Indications (requirements) for tonsillitis surgery are:
Frequent infections: 3 or more infections in one year, in successive years.
Growing of the tonsils as much as swallowing and breathing difficult
Unilateral growth of tonsils (May be a symptom of malign diseases)
It causes accumulation of food on the tongue causing bad breath.
Adenoid and tonsils cause accumulation of fluid in the ear causing hearing loss
Common sinusitis and chronic inflammation of the adenoid causing chronic cough
Should Tonsils Be Taken? Is Tonsil Always Taken With Adenoid?
Tonsil operations should be performed when it is necessary. Since tonsils are similar to lymphoid tissues of adenoid, especially in pediatric patients, tonsillectomy problems are often associated with nasal problems and should usually be taken together when needed. Removal of these lymphoid tissues is usually required for two reasons. First, the size of the tonsils and nasal polyps increases and the airway obstructs, the second is frequent inflammation. Having great tonsils causes the problems of swallowing, nutrition and speech. Foods that accumulate on the tonsils can also cause bad breath. The large size of the adenoid tissue leads to nasal obstruction. In these patients it causes sleeping by opening mouth and snoring. In addition, recurrent tonsillitis infections can cause problems in the heart, articular, and kidneys. In such cases, it is necessary to plan tonsillectomy and adenoid surgery.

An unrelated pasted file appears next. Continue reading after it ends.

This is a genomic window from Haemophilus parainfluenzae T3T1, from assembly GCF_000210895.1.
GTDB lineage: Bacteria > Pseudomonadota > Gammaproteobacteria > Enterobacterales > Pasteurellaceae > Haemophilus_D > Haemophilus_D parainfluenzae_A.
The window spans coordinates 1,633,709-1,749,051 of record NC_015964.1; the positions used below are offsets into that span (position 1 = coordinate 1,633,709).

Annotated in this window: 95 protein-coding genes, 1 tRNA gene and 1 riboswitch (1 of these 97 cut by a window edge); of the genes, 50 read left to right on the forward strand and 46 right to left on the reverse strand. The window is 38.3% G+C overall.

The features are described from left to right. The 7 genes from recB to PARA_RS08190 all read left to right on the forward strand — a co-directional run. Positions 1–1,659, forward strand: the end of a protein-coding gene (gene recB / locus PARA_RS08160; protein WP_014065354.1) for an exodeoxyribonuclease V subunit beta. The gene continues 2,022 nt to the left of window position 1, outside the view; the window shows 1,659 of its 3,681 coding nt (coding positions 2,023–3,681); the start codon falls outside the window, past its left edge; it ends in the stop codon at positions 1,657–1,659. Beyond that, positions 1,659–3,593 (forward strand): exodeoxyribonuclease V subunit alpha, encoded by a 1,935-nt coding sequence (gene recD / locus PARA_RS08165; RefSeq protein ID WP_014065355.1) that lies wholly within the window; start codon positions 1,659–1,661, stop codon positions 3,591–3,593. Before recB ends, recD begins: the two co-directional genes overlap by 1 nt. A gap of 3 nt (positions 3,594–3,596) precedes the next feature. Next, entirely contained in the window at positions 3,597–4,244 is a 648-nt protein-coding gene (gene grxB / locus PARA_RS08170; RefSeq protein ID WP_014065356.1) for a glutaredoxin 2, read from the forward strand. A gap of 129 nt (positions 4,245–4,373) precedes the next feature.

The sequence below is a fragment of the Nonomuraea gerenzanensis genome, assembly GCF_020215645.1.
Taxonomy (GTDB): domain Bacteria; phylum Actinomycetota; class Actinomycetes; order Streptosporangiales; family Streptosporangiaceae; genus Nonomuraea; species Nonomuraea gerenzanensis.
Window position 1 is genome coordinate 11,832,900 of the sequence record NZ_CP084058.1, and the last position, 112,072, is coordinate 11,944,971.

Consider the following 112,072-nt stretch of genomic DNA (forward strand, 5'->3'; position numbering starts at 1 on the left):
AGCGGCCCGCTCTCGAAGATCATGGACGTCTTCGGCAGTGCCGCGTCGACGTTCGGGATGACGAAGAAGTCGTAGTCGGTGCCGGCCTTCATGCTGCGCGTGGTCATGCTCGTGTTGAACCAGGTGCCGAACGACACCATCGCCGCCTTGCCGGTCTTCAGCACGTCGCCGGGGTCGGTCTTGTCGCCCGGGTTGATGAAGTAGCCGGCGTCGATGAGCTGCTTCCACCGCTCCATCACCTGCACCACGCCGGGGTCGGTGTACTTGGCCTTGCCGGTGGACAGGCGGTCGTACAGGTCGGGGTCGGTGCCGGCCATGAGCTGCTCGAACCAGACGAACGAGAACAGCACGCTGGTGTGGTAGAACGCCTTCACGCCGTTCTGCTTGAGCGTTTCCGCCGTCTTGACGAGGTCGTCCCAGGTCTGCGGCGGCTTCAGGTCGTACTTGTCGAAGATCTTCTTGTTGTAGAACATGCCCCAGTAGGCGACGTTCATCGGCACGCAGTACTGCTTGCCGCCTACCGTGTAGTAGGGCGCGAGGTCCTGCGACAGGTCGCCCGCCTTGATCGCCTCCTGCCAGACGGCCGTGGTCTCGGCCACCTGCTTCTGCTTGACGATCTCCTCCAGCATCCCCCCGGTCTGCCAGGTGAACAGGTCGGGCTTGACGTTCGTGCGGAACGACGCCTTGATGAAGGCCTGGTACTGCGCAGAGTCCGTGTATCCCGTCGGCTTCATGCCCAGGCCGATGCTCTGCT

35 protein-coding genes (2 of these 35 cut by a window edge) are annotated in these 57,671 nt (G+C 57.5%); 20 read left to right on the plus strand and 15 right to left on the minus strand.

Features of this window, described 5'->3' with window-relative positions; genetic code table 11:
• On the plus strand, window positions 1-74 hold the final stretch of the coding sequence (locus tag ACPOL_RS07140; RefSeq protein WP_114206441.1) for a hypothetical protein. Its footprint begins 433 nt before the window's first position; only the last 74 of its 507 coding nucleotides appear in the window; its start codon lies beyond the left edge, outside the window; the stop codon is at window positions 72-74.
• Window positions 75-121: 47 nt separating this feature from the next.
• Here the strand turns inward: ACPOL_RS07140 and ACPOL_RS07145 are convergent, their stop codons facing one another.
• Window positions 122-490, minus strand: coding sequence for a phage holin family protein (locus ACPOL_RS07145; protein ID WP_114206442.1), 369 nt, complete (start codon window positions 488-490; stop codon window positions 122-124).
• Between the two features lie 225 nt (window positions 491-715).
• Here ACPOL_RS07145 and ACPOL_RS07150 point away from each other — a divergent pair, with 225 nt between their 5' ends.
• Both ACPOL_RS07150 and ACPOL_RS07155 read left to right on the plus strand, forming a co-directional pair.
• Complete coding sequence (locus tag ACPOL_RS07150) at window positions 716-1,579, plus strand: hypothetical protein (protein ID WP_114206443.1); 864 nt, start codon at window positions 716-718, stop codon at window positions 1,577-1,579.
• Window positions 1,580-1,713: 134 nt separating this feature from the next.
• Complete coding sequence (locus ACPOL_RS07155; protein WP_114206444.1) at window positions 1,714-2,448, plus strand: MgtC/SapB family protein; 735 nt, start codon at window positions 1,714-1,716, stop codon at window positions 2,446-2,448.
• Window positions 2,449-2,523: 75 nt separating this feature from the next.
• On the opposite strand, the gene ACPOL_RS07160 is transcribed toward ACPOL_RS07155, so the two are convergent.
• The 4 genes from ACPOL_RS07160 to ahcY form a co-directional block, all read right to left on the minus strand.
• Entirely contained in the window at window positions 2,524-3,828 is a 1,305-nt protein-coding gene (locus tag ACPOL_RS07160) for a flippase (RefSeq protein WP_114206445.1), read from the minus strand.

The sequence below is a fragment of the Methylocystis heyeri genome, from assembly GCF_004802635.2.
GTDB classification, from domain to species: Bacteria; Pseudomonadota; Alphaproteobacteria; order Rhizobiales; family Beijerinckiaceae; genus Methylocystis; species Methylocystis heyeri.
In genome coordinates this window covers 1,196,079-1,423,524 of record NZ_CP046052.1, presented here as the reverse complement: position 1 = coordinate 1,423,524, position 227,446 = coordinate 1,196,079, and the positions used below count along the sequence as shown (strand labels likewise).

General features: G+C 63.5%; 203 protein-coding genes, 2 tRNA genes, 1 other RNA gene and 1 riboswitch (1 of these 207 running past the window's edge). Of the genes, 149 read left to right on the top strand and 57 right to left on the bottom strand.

When Should Tonsils Be Taken?
Tonsils can be taken at any age when it is necessary. Except for respiratory arrest attacks (apnea) usually occurring at nighttime sleep, it is waited after the age of 2.5 for tonsillectomy operations. Adenoid operations can be safely performed at younger ages. There is no upper age limit for tonsillectomy operations but complications such as bleeding and pain are more common in adult patients after operation.